Melanoma: What is it?

Author: Belinda Lin

Editors: Ken Saito and Peggy Yang

Have you ever seen a mole on your skin change color? This might be a sign of melanoma, one of the most dangerous types of skin cancer. Skin cancer is a common cancer, affecting people all around the world. When human skin is overexposed to UV radiation, the DNA within the skin alters and can cause skin cells to grow out of control. This becomes a pressing issue, since each hour, two people in the United States die from skin cancer.

Melanoma is a far deadlier variation of skin cancer. Since melanoma can spread to other parts of the body, this can become a detrimental threat the longer it is left untreated. Symptoms of melanoma include brownish dark spots, small lesions with irregular borders, and portions that appear red, pink, white, blue, or blue-black. Changes in moles’ shapes, size, or color may also be an indicator of melanoma, however, only 20 to 30 percent of melanomas are found in people who have had moles, while 70 to 80 percent of melanomas are found in people with normal skin.

Many risk factors of this deadly skin disease include tanning, getting sunburns, having atypical moles, getting too much ultraviolet (UV) radiation, being photosensitive. The risk of melanoma also depends on genes. Having less pigment in your skin also means less protection against UV radiations which puts you at more of a risk of developing melanoma. One study in the UK found that about 86 percent of melanomas can be attributed to UV radiation exposure from the sun. A few ways to decrease your skin cancer risk include the use of sunscreen (preferably with an SPF of 30 or up), seeking shade, using protective window films, eating healthy, and getting skin examinations.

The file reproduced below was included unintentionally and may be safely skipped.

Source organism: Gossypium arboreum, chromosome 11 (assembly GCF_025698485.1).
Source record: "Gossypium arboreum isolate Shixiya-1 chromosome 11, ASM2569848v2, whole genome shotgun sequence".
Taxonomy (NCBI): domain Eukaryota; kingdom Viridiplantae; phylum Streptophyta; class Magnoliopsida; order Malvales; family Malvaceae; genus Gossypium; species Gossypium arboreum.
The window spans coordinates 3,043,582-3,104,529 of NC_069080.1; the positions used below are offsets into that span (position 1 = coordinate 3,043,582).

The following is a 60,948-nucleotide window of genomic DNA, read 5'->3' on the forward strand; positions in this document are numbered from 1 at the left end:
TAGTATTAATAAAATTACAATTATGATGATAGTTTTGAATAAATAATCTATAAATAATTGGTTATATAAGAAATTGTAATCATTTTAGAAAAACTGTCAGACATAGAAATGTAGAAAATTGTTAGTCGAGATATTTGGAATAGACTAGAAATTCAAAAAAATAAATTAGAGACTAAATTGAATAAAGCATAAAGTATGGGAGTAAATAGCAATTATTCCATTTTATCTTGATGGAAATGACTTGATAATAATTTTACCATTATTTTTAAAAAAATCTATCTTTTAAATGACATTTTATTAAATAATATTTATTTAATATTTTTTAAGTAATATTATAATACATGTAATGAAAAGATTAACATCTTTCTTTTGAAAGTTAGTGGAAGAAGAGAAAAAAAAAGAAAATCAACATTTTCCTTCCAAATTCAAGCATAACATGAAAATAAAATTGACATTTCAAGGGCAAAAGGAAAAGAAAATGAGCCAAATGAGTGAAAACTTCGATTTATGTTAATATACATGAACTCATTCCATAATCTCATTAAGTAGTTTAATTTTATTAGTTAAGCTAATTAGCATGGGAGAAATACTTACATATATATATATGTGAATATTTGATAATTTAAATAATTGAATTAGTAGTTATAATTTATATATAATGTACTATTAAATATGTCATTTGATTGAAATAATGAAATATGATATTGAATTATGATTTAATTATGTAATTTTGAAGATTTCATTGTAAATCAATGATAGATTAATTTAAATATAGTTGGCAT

As society moves forward, the number of melanoma cases is expected to increase by 5.8 percent, and deaths from melanoma are going to be on the rise as well with a 4.8 percent increase. As for the last decade, the number of melanoma cases rose 44 percent each year. In people from the ages 15 to 39, men are 55 percent more likely to die of this disease than women of the same age group. Many studies show that melanoma is more common in men than in women. A study concluded that there was a 42 percent increase in the number of male melanoma cases compared to female cases this year.

In many of these cases, there are simple ways to prevent skin cancer. There are many alternatives to typical outdoor activities like indoor tanning, tanning towels, or spray tans. Although it may not sound nearly as fun, it lowers your exposure to dangerous skin-cancer causing radiation.

Citations:

“Melanoma.” Mayo Clinic, Mayo Clinic, 10 Mar. 2020, https://www.mayoclinic.org/diseases-

conditions/melanoma/symptoms-causes/syc-20374884

“Basic Information About Skin Cancer.” Centers for Disease Control and Prevention, Centers for

Disease Control and Prevention, 9 Apr. 2020,

www.cdc.gov/cancer/skin/basic_info/index.htm.

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